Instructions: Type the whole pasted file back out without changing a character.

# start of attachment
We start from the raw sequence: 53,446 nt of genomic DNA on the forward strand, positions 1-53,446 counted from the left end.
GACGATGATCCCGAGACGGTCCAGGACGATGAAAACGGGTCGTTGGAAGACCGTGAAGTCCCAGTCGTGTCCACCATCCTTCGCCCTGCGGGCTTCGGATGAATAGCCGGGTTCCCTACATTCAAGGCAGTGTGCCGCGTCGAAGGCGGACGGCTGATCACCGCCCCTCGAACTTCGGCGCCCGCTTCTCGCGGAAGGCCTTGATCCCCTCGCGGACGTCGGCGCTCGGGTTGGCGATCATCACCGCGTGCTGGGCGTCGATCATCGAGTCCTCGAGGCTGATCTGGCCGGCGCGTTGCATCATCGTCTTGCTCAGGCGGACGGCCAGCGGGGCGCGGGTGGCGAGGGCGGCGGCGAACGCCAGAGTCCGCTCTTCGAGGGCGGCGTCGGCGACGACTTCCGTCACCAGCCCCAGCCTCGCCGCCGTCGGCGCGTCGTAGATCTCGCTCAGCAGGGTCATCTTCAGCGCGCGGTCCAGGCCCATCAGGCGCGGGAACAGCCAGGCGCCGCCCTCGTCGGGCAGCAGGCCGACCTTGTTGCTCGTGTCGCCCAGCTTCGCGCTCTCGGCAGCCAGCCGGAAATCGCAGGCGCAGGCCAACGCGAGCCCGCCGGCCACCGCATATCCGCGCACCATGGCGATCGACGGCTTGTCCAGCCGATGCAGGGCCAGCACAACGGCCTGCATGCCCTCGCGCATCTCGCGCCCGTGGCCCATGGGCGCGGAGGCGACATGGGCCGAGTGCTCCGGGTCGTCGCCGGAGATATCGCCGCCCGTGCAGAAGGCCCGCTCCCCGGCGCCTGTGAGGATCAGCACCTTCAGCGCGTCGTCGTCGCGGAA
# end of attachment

We start from the raw sequence: 53,446 nt of genomic DNA on the forward strand, positions 1-53,446 counted from the left end.
GACGATGATCCCGAGACGGTCCAGGACGATGAAAACGGGTCGTTGGAAGACCGTGAAGTCCCAGTCGTGTCCACCATCCTTCGCCCTGCGGGCTTCGGATGAATAGCCGGGTTCCCTACATTCAAGGCAGTGTGCCGCGTCGAAGGCGGACGGCTGATCACCGCCCCTCGAACTTCGGCGCCCGCTTCTCGCGGAAGGCCTTGATCCCCTCGCGGACGTCGGCGCTCGGGTTGGCGATCATCACCGCGTGCTGGGCGTCGATCATCGAGTCCTCGAGGCTGATCTGGCCGGCGCGTTGCATCATCGTCTTGCTCAGGCGGACGGCCAGCGGGGCGCGGGTGGCGAGGGCGGCGGCGAACGCCAGAGTCCGCTCTTCGAGGGCGGCGTCGGCGACGACTTCCGTCACCAGCCCCAGCCTCGCCGCCGTCGGCGCGTCGTAGATCTCGCTCAGCAGGGTCATCTTCAGCGCGCGGTCCAGGCCCATCAGGCGCGGGAACAGCCAGGCGCCGCCCTCGTCGGGCAGCAGGCCGACCTTGTTGCTCGTGTCGCCCAGCTTCGCGCTCTCGGCAGCCAGCCGGAAATCGCAGGCGCAGGCCAACGCGAGCCCGCCGGCCACCGCATATCCGCGCACCATGGCGATCGACGGCTTGTCCAGCCGATGCAGGGCCAGCACAACGGCCTGCATGCCCTCGCGCATCTCGCGCCCGTGGCCCATGGGCGCGGAGGCGACATGGGCCGAGTGCTCCGGGTCGTCGCCGGAGATATCGCCGCCCGTGCAGAAGGCCCGCTCCCCGGCGCCTGTGAGGATCAGCACCTTCAGCGCGTCGTCGTCGCGGAA